Background Systemic sclerosis (SSc) is an inflammatory autoimmune disease characterized by fibrosis and small vascular involvement in the skin, lungs, heart and gastrointestinal (GI) tract. The esophagus is the most frequently involved GI tract disorder. Although the small intestinal involvement such as malabsorption and pseudo-obstruction is less common, it has been related to morbidity and mortality of SSc patients. We previously reported a close correlation between the esophageal diameter and the small intestinal clearance (SIC) (EULAR 2011). We also suggested that anti-centromere antibodies (ACA) are an important factor of esophageal dilatation in SSc patients (EULAR 2010). However, changes of small intestinal involvement during long-term follow-up have not yet been defined.
Objectives The aim of this study was to evaluate a correlation between the small intestinal involvement and clinical features in SSc patients during ten years follow-up.
Methods Fifty-five patients with a definite diagnosis of SSc [52 female and 3male with mean age of 59.4 years (range 29–77 years)] were included in the study. Thirteen (23.6%) patients were classified as diffuse SSc and 42 (76.4%) as limited SSc. The SIC grade was classified according to barium meal reach at 30 min after intake; grade 1 (>2/3 of the whole small intestine), grade 2 (1/3∼2/3), grade 3 (<1/3), grade 4 (the duodenum). The SIC change was classified as follows; grade 1 and 2 or grade non-increase during follow-up was classified as “non-progressive”, grade 3 and 4 or grade increase as “progressive”. All SSc patients were evaluated the items as used for 2013 ACR/EULAR criteria.
Results The mean durations of follow-up period were 9.5±0.6 years. The number of SSc patients in each SIC grade at the initial evaluation and the end of follow-up were as follows; grade 1: initial vs end; 23 vs 24, grade 2: 20 vs 9, grade 3: 10 vs 16, grade 4: 2 vs 6. The SIC change “progressive” was 40.0% of SSc patients. Positive correlation between the esophageal diameters and the SIC grade was observed in SSc patients at the initial evaluation (r=0.61 p<0.01) and the end of follow-up (r=0.71 p<0.01). The esophageal diameters at the initial evaluation were significantly wider in SIC “progressive” group than in “non-progressive” group (non-progressive vs progressive; 21.8±6.5 vs 30.9±8.6 mm, p<0.0001). The frequencies of SSc patients with ACA-positive and sclerodactyly were higher but with puffy fingers were lower in SIC “progressive” group than in “non-progressive” group (non-progressive vs progressive; 24.2 vs 59.1%, p=0.009; 33.3 vs 63.6%, p=0.03; 72.7 vs 45.5%, p=0.03). The prevalence of pitting scar and Interstitial lung disease were tended to be higher in SIC ”progressive” compared to SIC “non-progressive” group (non-progressive vs progressive; 15.6 vs 36.4%, p=0.07; 21.1 vs 45.5%, p=0.06).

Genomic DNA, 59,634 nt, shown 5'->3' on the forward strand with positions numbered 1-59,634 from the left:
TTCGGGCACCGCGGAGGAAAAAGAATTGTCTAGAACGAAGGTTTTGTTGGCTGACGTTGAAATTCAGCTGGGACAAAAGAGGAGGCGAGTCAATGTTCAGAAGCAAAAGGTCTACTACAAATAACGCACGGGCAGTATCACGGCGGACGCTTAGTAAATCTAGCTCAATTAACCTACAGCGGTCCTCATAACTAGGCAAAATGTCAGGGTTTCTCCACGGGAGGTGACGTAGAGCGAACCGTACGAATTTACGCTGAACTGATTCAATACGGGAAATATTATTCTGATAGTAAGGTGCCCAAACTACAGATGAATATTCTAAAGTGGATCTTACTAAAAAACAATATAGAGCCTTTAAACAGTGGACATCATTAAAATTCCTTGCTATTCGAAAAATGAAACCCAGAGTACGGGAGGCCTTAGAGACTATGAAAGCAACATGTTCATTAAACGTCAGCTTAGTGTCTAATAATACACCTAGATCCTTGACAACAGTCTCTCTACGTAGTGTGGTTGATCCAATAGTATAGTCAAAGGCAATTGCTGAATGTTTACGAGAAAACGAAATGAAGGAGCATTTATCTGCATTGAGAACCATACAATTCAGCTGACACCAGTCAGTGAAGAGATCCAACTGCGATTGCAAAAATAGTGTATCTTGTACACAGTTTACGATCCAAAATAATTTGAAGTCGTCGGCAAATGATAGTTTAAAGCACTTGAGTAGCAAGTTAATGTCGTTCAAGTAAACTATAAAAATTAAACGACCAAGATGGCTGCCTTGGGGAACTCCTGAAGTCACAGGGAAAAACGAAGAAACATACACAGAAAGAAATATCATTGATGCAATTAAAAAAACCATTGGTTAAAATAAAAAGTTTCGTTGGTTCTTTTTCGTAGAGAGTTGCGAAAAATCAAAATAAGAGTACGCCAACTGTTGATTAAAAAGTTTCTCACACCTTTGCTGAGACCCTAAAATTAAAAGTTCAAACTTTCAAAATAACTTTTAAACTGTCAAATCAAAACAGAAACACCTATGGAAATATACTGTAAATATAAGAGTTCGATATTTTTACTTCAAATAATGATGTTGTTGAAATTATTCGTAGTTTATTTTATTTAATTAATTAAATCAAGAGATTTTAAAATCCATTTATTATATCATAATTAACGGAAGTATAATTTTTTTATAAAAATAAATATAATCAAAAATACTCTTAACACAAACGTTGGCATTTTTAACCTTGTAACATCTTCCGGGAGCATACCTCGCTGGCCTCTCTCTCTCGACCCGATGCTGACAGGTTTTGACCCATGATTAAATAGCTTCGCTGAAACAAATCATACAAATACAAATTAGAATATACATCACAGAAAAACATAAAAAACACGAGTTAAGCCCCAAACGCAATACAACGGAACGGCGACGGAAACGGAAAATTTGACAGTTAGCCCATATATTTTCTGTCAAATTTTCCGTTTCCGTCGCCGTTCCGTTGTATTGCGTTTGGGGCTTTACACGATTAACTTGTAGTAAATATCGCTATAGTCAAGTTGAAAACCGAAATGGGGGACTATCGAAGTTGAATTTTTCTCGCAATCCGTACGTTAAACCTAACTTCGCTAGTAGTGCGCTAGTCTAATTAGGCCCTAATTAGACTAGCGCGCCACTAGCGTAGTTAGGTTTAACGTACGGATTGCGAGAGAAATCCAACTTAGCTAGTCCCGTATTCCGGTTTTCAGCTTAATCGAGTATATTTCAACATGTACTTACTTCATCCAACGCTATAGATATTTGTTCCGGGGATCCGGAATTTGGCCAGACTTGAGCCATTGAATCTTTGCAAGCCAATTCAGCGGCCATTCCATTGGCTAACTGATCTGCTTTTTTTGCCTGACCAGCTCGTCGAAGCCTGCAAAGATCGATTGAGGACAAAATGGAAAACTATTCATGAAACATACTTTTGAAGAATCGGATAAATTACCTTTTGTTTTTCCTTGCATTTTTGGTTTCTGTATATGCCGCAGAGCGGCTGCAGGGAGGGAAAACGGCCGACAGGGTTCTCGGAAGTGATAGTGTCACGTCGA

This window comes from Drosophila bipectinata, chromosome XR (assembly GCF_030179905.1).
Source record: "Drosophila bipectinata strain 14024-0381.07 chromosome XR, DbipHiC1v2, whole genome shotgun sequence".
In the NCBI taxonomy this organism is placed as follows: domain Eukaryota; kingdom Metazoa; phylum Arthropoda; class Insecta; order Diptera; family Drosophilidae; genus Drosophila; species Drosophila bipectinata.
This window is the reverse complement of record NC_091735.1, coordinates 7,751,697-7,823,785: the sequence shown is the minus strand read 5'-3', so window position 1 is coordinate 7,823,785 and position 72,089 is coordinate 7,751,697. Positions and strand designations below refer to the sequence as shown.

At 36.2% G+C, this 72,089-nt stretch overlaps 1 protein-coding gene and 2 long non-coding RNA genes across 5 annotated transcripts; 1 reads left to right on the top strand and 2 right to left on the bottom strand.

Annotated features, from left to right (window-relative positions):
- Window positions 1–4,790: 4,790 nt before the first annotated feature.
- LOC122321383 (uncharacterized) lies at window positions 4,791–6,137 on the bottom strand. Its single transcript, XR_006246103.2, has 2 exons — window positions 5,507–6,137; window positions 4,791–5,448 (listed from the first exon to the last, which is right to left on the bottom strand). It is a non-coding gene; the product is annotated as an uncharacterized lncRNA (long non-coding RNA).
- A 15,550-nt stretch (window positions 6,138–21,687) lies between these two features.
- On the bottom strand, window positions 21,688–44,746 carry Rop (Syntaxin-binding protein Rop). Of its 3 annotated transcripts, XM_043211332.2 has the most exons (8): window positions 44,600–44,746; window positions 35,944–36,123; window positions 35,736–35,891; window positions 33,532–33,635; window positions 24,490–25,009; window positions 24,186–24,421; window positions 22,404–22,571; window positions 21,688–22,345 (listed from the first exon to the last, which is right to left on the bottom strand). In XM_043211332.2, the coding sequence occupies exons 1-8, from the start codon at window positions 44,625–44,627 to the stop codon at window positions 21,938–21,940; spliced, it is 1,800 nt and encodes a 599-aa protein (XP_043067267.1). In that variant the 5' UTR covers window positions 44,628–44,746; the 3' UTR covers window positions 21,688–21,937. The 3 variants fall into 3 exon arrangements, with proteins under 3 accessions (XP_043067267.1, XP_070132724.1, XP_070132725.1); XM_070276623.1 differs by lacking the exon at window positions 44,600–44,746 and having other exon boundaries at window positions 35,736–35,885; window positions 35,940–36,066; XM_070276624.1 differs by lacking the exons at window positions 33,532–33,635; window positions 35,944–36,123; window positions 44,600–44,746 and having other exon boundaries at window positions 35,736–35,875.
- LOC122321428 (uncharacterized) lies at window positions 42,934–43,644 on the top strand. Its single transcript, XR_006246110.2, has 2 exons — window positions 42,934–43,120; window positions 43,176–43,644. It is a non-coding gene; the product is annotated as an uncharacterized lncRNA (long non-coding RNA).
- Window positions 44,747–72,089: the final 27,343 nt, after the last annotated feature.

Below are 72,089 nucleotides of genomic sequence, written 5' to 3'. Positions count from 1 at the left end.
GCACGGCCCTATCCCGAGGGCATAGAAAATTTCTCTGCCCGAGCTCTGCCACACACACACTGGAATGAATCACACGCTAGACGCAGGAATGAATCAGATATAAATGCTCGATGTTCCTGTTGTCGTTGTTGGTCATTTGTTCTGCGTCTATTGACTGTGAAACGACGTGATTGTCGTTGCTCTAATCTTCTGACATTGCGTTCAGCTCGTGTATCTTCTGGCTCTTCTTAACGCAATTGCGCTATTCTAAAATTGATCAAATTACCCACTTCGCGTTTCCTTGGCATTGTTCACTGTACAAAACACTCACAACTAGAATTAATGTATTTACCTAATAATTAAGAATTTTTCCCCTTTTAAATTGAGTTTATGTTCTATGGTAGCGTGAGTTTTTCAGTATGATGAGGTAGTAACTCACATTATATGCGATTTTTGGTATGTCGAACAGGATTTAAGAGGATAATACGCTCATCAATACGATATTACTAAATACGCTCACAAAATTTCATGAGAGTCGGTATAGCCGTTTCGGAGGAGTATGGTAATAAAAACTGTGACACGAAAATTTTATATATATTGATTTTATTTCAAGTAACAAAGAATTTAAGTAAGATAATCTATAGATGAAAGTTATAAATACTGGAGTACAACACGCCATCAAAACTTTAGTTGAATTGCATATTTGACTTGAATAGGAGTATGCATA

Conclusions The present study demonstrated that the progression of small intestinal involvement was associated with esophageal dilatation at the initial evaluation during long-term follow-up of SSc patients. Our findings also suggested that ACA and skin thickening of the fingers were important factors of small intestinal involvement in SSc patients. The SIC may be a useful tool for the assessment of GI tract involvement in SSc patients during long-term follow-up.
Disclosure of Interest None declared
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